beauty of It is, that no possible harm
can result from their continued use. but
on the contrary, great benefit.
A Buffalo physician in speaking of the
benefits of charcoal, says: "I advise Stu
art's Charcoal Losenges to all patients
suffering from gas in stomach and bowels,
and to clear the complexion and purify
the breath, mouth and throat: I also be
lieve the liver is greatly benefited by the
daily use of them, they cost but twenty
five cents a box at drug stores, and al
though in some sense a patent prepara
tion, yet I believe I get more and better
charcoal in Stoarfs Charcoal Loxenges
than ia any of the ordinary charcoal tab
• I A
New Type of Locomotive Makes
Seventy-five Miles an
SCHENECTADT, N.Y.. Nov. 12.—The
official tests of the big electric loco
motive built for the New York Central
by the General Electric company took
place today on the stretch of four miles
of specially prepared track between
this city and Hoffmans.
This locomotive is the first built of
forty ordered by the New York Central
for its New York terminal. It has had
several preliminary trials, but today
the official tests for speed, drawing ca
pacity and acceleration were conducted
by the officials of the railroad in con-
Junction with those of the General
Electric and American Locomotive
companies. Prominent electrical engi
neers and railroad men from all over
the> country were present. The elec
tric locomotive was attached to a train
consisting of nine heavy Pullman
coaches and the party whirled to the
end of the line at a speed of seventy
five miles an hour. The entire morning
was spent running with from three to
nine cars. Seventy-five miles an hour
was the maximum speed attained.
There Is little doubt In the minds of the
officials who witnessed the test that a
speed of over ninety miles an hour can
be made.
An excellent feature of the tests was
the race with fast mail No. 3, one of
the Central's flyers. When No. 3 was
signalled about half a mile away the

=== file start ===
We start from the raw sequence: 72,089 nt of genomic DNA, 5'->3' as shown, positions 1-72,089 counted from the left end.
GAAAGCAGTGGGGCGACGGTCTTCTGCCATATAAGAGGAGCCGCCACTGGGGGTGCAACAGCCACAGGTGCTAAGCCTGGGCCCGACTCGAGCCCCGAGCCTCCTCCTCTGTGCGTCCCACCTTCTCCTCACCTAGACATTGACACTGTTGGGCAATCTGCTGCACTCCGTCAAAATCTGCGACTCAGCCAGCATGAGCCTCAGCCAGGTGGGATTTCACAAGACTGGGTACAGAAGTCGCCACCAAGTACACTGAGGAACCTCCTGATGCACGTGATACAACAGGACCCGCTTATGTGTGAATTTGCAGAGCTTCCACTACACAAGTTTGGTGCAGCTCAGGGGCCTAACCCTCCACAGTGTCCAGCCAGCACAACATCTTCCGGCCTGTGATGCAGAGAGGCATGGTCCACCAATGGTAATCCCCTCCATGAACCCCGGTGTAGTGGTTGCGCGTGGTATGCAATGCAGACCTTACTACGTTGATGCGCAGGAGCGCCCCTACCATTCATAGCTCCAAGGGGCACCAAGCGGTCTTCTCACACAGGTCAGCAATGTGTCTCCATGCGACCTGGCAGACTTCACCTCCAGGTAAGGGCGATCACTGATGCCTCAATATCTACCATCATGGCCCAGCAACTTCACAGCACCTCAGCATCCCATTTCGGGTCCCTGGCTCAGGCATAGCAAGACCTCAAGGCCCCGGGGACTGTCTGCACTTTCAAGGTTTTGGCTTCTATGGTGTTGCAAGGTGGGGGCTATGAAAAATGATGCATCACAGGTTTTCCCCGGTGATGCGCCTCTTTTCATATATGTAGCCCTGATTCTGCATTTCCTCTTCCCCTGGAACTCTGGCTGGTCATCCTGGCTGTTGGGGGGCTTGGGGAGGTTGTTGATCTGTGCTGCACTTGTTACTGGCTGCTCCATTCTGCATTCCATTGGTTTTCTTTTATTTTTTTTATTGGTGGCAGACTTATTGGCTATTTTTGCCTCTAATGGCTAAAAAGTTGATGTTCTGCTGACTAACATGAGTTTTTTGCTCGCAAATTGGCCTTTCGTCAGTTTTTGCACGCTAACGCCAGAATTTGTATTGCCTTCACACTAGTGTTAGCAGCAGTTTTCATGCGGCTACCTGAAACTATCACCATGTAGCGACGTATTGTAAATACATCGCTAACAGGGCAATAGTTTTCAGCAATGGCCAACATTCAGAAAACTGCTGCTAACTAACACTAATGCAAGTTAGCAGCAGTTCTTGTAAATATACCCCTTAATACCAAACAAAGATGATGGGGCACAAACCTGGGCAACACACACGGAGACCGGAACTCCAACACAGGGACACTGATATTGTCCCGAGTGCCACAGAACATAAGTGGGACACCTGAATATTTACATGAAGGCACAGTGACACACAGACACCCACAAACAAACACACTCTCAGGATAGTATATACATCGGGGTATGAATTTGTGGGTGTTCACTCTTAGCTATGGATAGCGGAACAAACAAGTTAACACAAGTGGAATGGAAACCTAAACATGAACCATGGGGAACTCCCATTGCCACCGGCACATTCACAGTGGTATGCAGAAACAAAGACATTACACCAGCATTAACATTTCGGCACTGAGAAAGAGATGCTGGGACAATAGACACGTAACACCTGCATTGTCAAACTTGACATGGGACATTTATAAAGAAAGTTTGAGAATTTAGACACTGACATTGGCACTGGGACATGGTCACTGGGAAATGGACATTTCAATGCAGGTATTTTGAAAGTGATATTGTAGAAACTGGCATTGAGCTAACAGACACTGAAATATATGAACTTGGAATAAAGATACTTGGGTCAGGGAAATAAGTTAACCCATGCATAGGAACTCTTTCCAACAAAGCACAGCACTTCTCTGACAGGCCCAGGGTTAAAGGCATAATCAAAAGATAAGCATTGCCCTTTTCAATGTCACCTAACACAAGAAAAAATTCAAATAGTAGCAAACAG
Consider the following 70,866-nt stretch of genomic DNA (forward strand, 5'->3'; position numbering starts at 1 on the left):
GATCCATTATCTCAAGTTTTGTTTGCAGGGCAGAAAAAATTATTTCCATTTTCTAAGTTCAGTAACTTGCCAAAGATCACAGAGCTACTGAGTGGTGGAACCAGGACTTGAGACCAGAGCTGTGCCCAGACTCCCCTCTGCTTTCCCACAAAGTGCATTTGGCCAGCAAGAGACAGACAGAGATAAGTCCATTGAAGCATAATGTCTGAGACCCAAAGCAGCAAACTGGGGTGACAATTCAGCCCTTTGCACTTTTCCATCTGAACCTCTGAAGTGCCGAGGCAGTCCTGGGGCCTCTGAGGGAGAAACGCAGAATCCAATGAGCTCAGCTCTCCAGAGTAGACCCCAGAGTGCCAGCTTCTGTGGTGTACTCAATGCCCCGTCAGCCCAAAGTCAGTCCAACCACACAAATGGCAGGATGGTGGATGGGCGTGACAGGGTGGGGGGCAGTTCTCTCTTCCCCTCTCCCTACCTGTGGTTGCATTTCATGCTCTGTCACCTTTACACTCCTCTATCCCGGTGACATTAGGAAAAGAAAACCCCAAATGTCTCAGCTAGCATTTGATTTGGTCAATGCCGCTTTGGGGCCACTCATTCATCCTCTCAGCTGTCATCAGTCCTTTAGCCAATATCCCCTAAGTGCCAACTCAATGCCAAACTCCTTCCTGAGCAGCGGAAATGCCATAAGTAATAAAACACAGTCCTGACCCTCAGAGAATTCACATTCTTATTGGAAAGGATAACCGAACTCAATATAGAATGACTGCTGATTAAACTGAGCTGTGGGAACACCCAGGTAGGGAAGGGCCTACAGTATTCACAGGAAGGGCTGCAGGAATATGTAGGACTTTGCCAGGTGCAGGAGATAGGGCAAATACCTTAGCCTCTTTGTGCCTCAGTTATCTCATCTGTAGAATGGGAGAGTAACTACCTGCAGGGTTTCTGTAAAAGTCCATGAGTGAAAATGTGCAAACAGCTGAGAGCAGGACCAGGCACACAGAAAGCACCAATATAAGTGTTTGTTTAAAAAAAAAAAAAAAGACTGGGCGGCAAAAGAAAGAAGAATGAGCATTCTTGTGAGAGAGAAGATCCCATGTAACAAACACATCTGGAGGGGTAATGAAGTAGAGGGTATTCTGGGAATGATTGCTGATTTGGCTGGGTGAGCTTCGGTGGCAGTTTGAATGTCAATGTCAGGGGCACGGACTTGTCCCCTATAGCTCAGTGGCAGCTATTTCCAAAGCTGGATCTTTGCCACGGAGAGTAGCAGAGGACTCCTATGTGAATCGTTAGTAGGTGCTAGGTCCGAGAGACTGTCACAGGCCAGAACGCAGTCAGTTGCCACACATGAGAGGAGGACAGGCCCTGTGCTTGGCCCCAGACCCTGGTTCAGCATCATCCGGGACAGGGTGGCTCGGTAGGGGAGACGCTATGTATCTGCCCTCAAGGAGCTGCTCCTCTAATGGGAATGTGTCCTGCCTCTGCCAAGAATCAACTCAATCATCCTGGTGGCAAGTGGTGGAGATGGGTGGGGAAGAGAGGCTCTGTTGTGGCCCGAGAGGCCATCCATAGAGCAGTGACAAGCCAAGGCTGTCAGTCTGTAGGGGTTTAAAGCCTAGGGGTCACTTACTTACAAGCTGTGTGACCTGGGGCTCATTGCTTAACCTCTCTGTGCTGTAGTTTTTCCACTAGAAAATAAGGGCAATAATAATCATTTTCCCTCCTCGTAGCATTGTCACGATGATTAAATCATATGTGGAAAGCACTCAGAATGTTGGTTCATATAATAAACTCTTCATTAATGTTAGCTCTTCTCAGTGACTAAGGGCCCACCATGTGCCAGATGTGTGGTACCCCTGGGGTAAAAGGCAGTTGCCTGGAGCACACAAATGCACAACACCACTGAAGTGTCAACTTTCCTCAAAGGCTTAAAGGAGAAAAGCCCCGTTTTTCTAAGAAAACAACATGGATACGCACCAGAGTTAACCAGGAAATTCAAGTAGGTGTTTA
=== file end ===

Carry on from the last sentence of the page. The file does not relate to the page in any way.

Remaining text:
current was turned on and by the time
the steam and electric rivals were oft
even terms, the electric was running
at a speed of fifty miles an hour. It
easily drew away from the steam train
and for nearly two miles held the lead.
Charles S. Mellen Remains at Head of
Group of Eastern Lines
NEW YORK, Nov. 12.—At the meet-
Ing of the directors of the New York,
New Haven & Hartford here today, the
old officers of the board were re-elected
as follows:
Charles 8. Mellen, president; Charles
F. Brooker, vice president; John G.
Parker, secretary; Augustus S. May,
treasurer. It was announced that John
H. Hall will be unable to accept the ap
pointment as general counsel on ac
count of ill health.
At a meeting- of the Central New
England railway, Mr. Mellen was elect
ed president, Edwin Miller, vice presi
dent; Mr. Parker, secretary, and Mr.
May treasurer^ The Duchess County
railroad and the Poughkeepsie Bridge
railroad, subsidiary companies of the
Central New England railway, elected
Mr. Mellen president, Mr. Parker sec
retary and* Mr. May treasurer.
Work to Settle Rate War
BERLIN, Nov. 12.—Herr Balm, direc
tor general of tire Hamburg-American
line; Heir Gaud, director of the North
German Lloyd Steamship company;
Herr Platt. president of that line; Lord ■
InTerclyde. chairman of the Cunard'
Steamship company; A. P. Moorhouse.
.manager of the same company, and
General Manager Kuranda and Director
Frankfurter, of the Hungarian-Adriatic
line, met today. They made essential
progress towards a settlement of the
Trans-Atlantic rate war. The confer
ences have not yet ended.
CHICAGO. Nov. 12.—James 8. Gibbs.
vice president of the Illinois Trust and